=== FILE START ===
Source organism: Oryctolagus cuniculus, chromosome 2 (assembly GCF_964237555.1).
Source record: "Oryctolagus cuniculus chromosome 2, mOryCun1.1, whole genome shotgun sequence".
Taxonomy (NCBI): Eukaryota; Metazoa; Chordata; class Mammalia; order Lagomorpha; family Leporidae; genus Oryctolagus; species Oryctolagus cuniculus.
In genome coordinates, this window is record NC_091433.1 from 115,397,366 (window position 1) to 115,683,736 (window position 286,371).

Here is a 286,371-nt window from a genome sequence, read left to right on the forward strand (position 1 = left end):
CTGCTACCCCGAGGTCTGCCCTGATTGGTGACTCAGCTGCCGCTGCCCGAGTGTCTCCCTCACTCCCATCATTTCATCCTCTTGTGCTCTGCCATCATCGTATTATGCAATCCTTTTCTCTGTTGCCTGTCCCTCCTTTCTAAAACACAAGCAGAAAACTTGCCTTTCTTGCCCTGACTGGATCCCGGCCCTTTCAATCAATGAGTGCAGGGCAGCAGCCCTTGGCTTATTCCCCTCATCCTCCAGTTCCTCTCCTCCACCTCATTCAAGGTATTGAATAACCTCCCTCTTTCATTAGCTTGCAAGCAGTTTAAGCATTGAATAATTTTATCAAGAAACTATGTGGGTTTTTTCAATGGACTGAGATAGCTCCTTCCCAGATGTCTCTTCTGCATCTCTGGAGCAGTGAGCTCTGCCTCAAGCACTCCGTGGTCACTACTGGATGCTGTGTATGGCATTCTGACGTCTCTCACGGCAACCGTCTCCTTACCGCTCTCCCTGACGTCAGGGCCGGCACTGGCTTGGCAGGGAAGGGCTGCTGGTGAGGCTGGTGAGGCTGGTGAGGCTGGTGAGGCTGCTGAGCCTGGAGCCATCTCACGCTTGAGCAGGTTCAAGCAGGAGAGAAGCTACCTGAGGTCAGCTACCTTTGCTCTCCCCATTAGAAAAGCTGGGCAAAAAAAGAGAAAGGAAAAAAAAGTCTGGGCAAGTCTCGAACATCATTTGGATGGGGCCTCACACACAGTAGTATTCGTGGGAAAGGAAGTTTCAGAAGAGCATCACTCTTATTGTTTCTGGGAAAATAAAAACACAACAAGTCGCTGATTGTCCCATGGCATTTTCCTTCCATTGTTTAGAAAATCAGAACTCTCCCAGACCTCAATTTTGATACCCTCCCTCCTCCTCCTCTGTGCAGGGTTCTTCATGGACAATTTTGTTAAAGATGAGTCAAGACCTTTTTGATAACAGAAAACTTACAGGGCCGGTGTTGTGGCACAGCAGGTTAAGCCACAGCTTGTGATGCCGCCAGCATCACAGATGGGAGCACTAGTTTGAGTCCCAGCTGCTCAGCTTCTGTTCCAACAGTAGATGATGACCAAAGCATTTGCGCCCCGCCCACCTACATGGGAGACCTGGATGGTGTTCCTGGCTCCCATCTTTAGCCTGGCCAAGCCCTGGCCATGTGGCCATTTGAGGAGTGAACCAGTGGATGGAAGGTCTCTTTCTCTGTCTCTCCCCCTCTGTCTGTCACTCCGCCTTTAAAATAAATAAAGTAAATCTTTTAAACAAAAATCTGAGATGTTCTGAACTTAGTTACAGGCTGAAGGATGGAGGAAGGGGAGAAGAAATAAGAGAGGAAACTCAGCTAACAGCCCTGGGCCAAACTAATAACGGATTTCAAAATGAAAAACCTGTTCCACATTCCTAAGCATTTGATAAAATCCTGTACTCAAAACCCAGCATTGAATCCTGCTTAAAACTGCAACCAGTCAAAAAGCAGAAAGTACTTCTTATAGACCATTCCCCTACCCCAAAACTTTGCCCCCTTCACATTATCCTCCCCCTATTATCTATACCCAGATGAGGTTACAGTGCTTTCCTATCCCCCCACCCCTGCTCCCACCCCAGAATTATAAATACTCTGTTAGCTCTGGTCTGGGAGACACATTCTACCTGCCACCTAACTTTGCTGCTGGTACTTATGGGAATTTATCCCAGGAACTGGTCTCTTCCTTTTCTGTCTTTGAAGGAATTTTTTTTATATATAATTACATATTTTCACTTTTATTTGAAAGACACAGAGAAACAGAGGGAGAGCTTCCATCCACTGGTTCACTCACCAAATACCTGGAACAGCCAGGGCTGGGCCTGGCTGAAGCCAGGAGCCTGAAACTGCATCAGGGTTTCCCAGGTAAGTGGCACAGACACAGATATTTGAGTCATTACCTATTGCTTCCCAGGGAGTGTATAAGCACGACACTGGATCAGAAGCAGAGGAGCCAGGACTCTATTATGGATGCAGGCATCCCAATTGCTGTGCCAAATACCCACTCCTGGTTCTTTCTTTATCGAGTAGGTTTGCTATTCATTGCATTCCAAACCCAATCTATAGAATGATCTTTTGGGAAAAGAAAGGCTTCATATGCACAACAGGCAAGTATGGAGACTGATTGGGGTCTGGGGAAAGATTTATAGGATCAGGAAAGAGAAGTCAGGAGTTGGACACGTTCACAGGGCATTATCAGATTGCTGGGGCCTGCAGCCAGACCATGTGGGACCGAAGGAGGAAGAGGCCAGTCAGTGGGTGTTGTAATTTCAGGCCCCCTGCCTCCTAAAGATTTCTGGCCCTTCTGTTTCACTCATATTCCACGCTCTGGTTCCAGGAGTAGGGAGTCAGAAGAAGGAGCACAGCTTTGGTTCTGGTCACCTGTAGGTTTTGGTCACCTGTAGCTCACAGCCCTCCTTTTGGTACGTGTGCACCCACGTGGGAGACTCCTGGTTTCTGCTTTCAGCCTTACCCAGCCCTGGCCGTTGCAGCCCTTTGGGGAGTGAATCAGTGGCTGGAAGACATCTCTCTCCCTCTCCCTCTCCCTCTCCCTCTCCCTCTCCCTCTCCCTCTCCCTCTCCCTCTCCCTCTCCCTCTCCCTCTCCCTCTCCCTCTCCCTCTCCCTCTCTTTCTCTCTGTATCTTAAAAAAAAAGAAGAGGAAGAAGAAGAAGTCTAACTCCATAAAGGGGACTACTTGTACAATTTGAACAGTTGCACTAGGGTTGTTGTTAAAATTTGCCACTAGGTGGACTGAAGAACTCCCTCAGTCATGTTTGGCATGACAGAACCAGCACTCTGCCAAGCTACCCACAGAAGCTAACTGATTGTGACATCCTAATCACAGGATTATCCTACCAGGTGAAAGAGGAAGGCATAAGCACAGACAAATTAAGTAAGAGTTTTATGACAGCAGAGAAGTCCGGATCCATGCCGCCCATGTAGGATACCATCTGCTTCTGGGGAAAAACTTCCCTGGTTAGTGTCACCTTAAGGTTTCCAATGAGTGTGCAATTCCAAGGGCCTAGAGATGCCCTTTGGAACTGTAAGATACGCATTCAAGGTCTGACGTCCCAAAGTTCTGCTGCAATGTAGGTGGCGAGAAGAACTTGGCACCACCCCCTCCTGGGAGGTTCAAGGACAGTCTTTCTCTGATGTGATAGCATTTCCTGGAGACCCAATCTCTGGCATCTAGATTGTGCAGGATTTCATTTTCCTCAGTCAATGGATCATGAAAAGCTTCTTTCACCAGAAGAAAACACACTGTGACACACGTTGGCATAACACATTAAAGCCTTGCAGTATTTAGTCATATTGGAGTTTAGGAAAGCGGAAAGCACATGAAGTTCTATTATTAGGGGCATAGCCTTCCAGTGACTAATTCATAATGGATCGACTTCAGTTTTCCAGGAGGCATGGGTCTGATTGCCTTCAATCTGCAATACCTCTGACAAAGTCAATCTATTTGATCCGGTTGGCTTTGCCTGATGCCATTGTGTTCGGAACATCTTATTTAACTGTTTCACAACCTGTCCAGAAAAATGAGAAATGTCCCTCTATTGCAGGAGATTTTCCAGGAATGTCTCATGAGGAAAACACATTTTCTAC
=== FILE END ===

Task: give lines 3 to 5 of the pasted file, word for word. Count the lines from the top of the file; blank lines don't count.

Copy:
Taxonomy (NCBI): Eukaryota; Metazoa; Chordata; class Mammalia; order Lagomorpha; family Leporidae; genus Oryctolagus; species Oryctolagus cuniculus.
In genome coordinates, this window is record NC_091433.1 from 115,397,366 (window position 1) to 115,683,736 (window position 286,371).

Here is a 286,371-nt window from a genome sequence, read left to right on the forward strand (position 1 = left end):